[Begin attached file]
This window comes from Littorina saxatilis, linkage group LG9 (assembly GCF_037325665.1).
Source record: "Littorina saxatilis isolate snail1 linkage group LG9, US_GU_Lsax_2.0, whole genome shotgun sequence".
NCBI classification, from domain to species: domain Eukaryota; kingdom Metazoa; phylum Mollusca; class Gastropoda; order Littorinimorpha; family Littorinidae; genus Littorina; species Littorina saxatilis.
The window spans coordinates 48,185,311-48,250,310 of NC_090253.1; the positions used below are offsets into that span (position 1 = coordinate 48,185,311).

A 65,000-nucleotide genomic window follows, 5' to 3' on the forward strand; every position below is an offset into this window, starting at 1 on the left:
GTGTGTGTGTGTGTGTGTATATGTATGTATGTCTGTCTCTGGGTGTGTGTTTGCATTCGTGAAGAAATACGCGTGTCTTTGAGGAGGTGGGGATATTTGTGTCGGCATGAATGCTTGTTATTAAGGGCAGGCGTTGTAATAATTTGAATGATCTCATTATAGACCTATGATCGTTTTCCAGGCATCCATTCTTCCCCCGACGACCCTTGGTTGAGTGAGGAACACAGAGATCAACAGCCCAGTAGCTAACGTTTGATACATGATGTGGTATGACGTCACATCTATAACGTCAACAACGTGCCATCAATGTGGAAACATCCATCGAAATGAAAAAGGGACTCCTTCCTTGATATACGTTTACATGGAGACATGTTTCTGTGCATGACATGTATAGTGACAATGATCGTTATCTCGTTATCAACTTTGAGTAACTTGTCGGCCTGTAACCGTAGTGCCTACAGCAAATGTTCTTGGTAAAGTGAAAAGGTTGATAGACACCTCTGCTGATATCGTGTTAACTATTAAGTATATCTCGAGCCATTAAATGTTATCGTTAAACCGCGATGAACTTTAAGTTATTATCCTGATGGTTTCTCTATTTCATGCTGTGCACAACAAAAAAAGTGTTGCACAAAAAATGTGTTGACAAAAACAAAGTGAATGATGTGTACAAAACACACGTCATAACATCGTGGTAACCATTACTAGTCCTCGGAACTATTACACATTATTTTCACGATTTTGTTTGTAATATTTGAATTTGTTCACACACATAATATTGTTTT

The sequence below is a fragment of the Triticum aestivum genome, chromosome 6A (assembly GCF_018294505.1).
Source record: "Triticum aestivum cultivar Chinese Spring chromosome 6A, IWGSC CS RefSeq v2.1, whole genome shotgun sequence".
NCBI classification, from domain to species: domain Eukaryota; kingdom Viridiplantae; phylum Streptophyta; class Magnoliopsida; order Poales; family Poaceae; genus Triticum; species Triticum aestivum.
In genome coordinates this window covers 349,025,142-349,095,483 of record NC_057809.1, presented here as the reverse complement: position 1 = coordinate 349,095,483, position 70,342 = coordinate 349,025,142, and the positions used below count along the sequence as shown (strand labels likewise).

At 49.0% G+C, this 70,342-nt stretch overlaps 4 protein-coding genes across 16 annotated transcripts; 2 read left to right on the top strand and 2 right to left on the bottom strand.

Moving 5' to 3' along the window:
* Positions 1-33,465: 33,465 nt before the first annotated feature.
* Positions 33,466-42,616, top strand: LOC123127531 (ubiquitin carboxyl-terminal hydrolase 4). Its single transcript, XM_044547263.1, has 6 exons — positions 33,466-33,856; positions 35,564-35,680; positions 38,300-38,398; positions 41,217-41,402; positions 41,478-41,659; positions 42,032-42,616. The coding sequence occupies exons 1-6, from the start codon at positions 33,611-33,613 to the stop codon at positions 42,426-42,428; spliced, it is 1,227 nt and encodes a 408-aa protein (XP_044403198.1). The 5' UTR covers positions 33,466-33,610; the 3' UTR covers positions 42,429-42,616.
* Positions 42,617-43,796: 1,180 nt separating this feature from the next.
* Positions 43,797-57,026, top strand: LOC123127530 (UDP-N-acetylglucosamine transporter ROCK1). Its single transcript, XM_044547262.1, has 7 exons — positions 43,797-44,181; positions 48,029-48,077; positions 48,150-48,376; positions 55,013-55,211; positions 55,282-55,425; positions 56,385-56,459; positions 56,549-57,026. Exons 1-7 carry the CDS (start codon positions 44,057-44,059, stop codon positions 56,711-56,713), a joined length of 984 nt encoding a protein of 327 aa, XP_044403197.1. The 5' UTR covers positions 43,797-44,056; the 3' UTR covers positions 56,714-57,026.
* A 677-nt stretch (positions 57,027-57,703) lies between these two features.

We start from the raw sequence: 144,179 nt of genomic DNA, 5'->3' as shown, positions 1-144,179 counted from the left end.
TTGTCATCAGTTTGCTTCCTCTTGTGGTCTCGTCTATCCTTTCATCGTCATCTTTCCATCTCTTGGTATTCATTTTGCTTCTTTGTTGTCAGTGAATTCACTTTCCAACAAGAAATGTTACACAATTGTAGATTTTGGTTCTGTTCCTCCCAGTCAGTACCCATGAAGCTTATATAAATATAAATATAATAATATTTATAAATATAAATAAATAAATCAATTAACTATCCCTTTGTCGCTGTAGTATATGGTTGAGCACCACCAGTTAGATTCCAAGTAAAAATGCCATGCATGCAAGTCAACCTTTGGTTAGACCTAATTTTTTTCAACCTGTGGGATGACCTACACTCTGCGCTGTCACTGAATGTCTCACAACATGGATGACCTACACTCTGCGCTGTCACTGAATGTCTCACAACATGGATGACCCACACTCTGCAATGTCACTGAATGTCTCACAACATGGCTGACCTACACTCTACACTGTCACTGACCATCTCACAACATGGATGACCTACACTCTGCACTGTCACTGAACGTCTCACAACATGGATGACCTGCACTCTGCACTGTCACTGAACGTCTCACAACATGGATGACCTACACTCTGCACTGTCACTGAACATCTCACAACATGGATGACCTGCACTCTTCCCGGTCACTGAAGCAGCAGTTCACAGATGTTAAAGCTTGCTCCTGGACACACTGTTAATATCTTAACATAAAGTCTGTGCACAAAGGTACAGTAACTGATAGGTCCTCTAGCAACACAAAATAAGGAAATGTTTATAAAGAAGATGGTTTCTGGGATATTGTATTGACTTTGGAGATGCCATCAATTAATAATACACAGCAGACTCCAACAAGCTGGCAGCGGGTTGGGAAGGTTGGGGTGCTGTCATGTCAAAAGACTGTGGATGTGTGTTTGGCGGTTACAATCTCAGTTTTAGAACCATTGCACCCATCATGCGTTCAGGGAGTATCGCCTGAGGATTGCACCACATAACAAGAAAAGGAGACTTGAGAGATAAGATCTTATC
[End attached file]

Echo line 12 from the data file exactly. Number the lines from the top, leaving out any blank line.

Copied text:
Moving 5' to 3' along the window: